REVIEW: Twink - "Twink"

By Chris Eissing

Chain Border

TwinkTwink is a bunny. He is the protagonist of the picture book that comes with Mike Langlie's CD. Or maybe the CD comes with the book. They are hand in hand. The music is a strange and tender mix of memory that touches upon that place where our favorite childhood music-box toy tattooed a tinking nursery rhyme into our psyche. Both haunting and comforting in our adulthood, it captures an unadulterated piece of childhood within us without leaving out how the simplest things could be simultaneously eerie.

The picture book of Twink's adventure is every bit innocence distilled from an older, less naïve soul. Capturing an essence of something that still stirs, reminding us of a time when the dark was a sinister thing and joy was not difficult to find. The 25 songs loosely parallel the 32 illustrated pages as Twink, goes into the forest on a beautiful day, plays his toy piano for the birds and forest animals which helps an insomniac star to sleep, and falls asleep himself. He (or it could be she) awakens in the scary night. But Twink is spotted by the grateful star who lights his way home.

Using the toy piano as the central instrument lends heavily to the haunting sound, automatically plugging into a childhood archetype. Mike Langlie creates songs that are childhood. They are innocent and as sinister as our earliest memories, and as without blemish either way.

Hoppity Jones (maybe this is the rabbit's name and the star is named Twink. That might make more sense. Hmmm.) is every bit the soundtrack to jerky black and white Disney cartoons when 'talkies' were a novelty, complete with slide whistle. Feezle must be the favorite dance boogie the little happy crawlers under my sink play late at night. Do You Hear the Frog captures the see'n say archetypical sounds of childhood in pure digital samples, replete with record scratches. Its Hip-Hop animal sounds for ages 2 and up.

Moongirl goes from being a sweet piece inspired by twinkle little star to a synth-driven theme with darker moments. Sand and Fire is as happy a song as I've heard since I was too short to ride the rides at Great Adventure. A bouncy tune that reminds us of those .45's of children's music we found in the back of grandma's closet. Shy Violet is Langlie's Canon in D. A piece for a trio of toy piano, cello, and flute. It is delicate without being fragile. Perhaps the most powerful, yet not out of place song is Catnip. A fast-paced tune complete with guitar stylings that run the gamut of acoustic, wah-pedal finger pick and fuzz stabs. All backing up a toy piano, fattening out to a cleanly distorted solo.

Whoop-de-Doodle is goddamned fun. More fun than a cheesy jingle playing in Macy's window on V-E day. Someone has to name a puffed-cheese snack after this song. Tiny Footsteps is a musical recreation of a shy but innocently sweet mouse's trek across my living room floor. Dance of the Fireflies has all the trappings of being the sequel to In-a-Goda-Da-Vida. All it needs is a 15 minutes drums section. Sourpuss is a creepier selection. A danceable beat with music that would leave heavy trancers at the club scratching their head, and have those on X sucking both thumbs. This transitions straight into The Edge of Darkness. A lot of goth bands might have a song by this title, but none of them could be as downright sinister as Langlie's. Following 19 happy songs of innocence remembered gives it extra punch. Do not listen with the lights out, unless you like that sort of thing.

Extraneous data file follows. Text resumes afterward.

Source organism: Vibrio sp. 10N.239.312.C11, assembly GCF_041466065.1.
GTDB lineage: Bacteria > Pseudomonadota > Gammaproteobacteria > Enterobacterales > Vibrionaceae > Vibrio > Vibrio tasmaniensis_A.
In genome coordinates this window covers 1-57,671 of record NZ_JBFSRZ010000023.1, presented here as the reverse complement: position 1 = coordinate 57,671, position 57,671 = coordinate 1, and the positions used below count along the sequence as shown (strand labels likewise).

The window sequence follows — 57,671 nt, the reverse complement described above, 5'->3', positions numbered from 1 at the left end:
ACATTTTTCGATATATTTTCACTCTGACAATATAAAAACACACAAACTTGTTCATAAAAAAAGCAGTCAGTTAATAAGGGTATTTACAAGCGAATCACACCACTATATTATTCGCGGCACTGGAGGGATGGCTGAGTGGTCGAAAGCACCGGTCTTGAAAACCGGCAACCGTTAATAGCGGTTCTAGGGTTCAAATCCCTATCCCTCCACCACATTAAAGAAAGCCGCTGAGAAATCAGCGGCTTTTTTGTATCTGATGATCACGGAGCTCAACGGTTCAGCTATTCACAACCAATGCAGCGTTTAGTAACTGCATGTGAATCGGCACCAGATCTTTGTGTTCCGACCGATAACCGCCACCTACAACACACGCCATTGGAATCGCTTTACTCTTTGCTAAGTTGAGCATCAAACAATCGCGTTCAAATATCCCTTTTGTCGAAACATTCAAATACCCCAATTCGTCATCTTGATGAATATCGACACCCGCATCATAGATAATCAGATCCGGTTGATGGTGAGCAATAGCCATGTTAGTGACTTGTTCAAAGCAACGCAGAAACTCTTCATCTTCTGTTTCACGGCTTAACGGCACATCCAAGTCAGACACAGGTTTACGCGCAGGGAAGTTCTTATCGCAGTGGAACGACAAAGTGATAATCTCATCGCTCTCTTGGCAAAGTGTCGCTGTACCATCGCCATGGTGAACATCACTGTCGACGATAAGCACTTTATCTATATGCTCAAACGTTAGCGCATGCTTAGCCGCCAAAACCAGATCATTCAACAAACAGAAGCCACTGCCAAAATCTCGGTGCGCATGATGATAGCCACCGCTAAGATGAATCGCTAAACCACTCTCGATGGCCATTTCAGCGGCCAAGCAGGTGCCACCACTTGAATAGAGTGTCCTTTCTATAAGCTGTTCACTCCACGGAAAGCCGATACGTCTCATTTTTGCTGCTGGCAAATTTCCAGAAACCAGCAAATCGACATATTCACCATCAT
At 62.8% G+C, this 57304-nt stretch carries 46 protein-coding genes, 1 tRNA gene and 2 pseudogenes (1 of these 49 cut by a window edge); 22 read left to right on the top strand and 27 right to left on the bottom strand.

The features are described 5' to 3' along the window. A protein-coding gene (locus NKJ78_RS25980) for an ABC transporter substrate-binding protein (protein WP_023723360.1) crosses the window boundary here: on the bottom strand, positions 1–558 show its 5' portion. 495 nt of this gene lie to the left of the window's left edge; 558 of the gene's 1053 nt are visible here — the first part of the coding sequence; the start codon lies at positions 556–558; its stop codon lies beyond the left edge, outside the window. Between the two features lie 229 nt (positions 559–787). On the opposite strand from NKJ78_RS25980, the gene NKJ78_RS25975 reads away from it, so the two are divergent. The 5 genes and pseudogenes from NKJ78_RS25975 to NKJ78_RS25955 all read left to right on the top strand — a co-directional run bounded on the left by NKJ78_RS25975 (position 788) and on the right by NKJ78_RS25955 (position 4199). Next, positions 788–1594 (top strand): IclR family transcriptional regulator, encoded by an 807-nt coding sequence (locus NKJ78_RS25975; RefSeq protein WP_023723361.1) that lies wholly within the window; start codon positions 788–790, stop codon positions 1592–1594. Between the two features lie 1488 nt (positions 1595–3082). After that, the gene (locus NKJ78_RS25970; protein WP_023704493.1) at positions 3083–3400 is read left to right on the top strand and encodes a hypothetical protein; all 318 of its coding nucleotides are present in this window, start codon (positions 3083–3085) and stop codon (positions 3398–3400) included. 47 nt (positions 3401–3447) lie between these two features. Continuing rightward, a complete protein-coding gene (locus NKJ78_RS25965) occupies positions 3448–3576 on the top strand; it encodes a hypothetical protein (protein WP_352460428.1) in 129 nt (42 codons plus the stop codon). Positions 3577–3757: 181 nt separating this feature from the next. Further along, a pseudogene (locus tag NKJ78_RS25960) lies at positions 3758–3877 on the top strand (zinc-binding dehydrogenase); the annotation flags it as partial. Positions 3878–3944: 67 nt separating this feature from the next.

Box of Bones follows in the albums progression nicely. A little less dark, but not too much; a little sweeter, but not too much. And I can honestly say that in Night Sway I have heard my first actual use of a musical saw in a recorded work. The Nearest Star is a showcase of using music to capture an emotion and tell a story as it rushes, then lends to slumber almost as a lullaby.

I am thoroughly impressed by Twink. High marks alone for having wrested the toy piano from Daniel Johnston's straightjacketed arms. Mike Langlie has created something new. Not just for using the vehicle of musically accompanied picture-books known intimately by anyone who grew up pre-VCR and pre-Nickelodeon. Not just for using a novelty-instrument as its main voice. It is silly, fun, and mature. It is innocent, yet tickles something unsettling. He has taken the simplicity of melody that can best be appreciated by a child, captured its essence and crafted rich musical environments that tell a tale as well as any orchestra. I hear many musicians and songwriters blather about being artists, but this is art.

Buy The Album
Buy "Twink"

Contact Information:
Phone: (812) 491-0178
E-Mail: info@dyspepsidisc.com
Web: www.dyspepsidisc.com

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